Battle over billboards: San Jose faces lawsuit, pushback on proposed changes
An illegal billboard in San Jose. Photo courtesy of Jen Staats.

San Jose faces allegations that its billboard ban—and proposed changes to its billboard policy—violate property owners’ constitutional rights.

In a lawsuit, a group called Citizens for Free Speech and Equal Justice claims San Jose violates residents’ free-speech and equal protection rights through a decades-old ban on new billboards. The suit comes just as the City Council reconsiders that ban, pushing forward with a proposal that would allow new billboards on city-owned property where San Jose can generate revenue. 

Jeff Herson, a member of the group suing the city, said San Jose needs to give residents the same opportunity the city could get to display billboards—and earn money.

“The city is giving themselves a special deal and is excluding everyone else,” Herson told San José Spotlight. 

Citizens for Free Speech and Equal Justice illegally erected a digital billboard near Highways 880 and 101 to sell advertising. They say the billboard is legal and the city’s policy unconstitutional. 

The suit was filed last year, with a first trial date scheduled for November 2022, according to City Attorney Nora Frimann. She said the city could not comment on pending litigation. 

A question of free speech or equal protection 

David Snyder, executive director of the First Amendment Coalition, said the question of whether it is unlawful for the city to allow new billboards on its own land but prohibit the billboards of private citizens really depends on the situation. And, he said, banning billboards may not be a First Amendment violation. 

“The city may have violated the First Amendment in the way it prohibited private speech,” Snyder said. “But the distinction at issue—between city billboards being allowed and others not being allowed—isn’t a First Amendment issue, exactly.” 

He said there might be a violation of some other law, such as the constitution’s equal-protection clause, since the city makes a distinction between its own speech and private speech.

 Are billboards back?

It was 1985 when San Jose banned new billboards while allowing existing ones to remain. But in 2017, the San Jose City Council reopened the issue. It voted to explore a two-part plan to make it easier for electronic billboards to pop up citywide. Officials championed digital billboards, saying the signs would make downtown more vibrant. The new policy also requires existing, non-digital billboards to come down, which supporters say will make San Jose more attractive.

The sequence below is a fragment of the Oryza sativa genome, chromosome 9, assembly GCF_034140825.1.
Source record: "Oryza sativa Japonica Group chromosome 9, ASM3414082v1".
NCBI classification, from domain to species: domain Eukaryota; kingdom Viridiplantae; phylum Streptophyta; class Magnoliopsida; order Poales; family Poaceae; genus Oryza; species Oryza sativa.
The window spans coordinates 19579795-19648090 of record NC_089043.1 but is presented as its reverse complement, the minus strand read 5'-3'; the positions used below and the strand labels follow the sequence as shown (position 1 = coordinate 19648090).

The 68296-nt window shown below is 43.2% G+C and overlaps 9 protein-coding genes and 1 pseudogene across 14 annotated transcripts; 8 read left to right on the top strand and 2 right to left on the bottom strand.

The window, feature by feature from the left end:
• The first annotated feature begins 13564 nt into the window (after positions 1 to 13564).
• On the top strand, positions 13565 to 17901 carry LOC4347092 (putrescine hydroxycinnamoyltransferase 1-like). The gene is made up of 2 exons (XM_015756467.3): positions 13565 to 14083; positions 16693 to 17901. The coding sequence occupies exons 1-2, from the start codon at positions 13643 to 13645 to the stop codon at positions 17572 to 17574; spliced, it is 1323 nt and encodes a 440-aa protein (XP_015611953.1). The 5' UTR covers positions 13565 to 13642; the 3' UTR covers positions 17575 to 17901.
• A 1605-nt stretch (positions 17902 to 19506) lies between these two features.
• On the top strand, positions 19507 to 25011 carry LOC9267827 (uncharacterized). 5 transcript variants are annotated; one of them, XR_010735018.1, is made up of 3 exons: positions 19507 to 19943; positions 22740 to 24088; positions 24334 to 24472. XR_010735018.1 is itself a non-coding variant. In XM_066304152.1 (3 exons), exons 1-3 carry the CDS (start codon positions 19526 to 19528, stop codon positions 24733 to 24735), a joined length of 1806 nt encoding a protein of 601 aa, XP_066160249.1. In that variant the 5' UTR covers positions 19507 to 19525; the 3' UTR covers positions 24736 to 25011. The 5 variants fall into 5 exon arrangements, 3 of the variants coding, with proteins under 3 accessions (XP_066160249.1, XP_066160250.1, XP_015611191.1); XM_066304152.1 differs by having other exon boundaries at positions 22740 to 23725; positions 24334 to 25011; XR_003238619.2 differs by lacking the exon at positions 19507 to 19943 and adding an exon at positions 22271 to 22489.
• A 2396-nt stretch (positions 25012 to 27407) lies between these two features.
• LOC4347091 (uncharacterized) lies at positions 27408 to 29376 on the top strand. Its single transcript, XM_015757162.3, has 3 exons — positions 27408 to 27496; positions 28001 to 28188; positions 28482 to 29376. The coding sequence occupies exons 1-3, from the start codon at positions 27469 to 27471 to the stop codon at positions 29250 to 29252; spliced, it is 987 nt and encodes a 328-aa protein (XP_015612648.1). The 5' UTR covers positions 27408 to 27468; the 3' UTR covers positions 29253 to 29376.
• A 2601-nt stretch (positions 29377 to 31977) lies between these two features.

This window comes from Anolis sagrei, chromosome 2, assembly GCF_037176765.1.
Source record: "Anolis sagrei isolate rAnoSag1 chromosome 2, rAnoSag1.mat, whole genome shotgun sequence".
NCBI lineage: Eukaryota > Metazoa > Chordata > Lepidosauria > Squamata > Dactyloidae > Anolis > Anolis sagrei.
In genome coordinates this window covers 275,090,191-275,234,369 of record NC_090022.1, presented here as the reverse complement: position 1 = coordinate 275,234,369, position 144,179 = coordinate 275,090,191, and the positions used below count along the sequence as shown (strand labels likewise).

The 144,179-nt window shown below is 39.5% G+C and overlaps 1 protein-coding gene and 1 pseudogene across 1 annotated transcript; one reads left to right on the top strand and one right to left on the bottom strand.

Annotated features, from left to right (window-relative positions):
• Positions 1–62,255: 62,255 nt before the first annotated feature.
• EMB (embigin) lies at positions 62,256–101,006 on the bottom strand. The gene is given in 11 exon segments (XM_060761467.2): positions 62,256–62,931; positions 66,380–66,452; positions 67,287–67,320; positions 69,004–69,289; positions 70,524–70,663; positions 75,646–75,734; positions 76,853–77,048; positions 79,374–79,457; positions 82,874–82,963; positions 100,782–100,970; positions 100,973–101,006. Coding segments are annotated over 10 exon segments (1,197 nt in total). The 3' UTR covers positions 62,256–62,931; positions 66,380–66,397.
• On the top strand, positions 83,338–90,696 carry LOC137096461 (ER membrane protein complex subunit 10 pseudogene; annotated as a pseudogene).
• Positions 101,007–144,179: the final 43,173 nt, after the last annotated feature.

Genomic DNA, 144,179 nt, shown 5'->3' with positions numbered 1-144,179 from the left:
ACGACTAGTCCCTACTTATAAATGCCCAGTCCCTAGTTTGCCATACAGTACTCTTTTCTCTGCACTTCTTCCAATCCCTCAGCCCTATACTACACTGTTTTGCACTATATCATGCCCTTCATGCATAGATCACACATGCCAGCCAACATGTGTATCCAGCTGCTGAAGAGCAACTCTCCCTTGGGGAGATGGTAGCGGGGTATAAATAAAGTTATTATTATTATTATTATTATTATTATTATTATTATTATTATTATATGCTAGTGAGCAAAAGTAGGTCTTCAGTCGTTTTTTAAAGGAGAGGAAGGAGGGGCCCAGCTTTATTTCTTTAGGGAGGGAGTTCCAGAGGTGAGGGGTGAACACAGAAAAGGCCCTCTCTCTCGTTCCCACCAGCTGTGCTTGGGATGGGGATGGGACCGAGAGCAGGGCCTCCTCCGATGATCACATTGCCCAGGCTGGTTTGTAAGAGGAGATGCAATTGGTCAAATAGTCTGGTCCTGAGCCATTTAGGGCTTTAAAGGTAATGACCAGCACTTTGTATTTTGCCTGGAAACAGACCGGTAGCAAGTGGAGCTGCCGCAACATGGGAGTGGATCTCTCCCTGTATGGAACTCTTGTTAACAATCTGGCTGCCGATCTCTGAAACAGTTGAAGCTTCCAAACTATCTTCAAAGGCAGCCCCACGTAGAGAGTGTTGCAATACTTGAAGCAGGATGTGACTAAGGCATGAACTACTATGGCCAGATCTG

In 2018, the city gave the green light to 22 electronic billboards on 17 city-owned sites across San Jose. Eight of those sites are reserved for freeway-facing billboards. No signs are up yet.

A second part of the plan, currently under environmental review, would let the city build signs on public buildings downtown and approve up to 75 electronic billboards on private property along freeways. There’s a hitch, though. To get approval for a new electronic billboard along a freeway, a company would have to find four traditional billboards to take down. 

John Miller, a co-founder of the grassroots organization No Digital Billboards, said even though the city’s plans would allow for more billboards, the plans are inaccessible to most individuals if they are not part of a billboard company. Outdoor advertising firms own most existing billboards, so individual property owners wouldn’t be able to make that swap, Miller said. 

Miller has been a vocal opponent of digital billboards in San Jose. No Digital Billboards recently sent a letter to the San Jose City Council urging city leaders to halt all billboard contract negotiations. 

Les Levitt, another billboard opponent, said the lawsuit is a prime example of why the city should drop its electronic billboard plans. He said lawsuits surrounding billboards would cost taxpayers money. 

“We are concerned that the city may have made some decisions without assessing the legal risks or unintended consequences,” Levitt said. “We know that in Los Angeles, they’ve had year after year of litigation around billboards. These disputes just never seem to end.”

Challenging power

While they may be on different teams, Miller and Levitt, the anti-billboard advocates, and Herson, the pro-billboard individual, say San Jose is wrongly catering to billboard companies such as Clear Channel Outdoor and Outfront Media.

At a recent meeting, city leaders abruptly paused the plan to put digital billboards on private property following months of aggressive pushback from residents.

Since San Jose recently announced its intentions to move forward with the other aspects of Phase 2 plans to add more billboards downtown, Herson said the group is looking to amend their complaint and sue for damages. The government needs to follow the same rules as everyone else, he said.

Contact Carly Wipf at [email protected] or follow @CarlyChristineW on Twitter.

Leave a Reply

Your email address will not be published.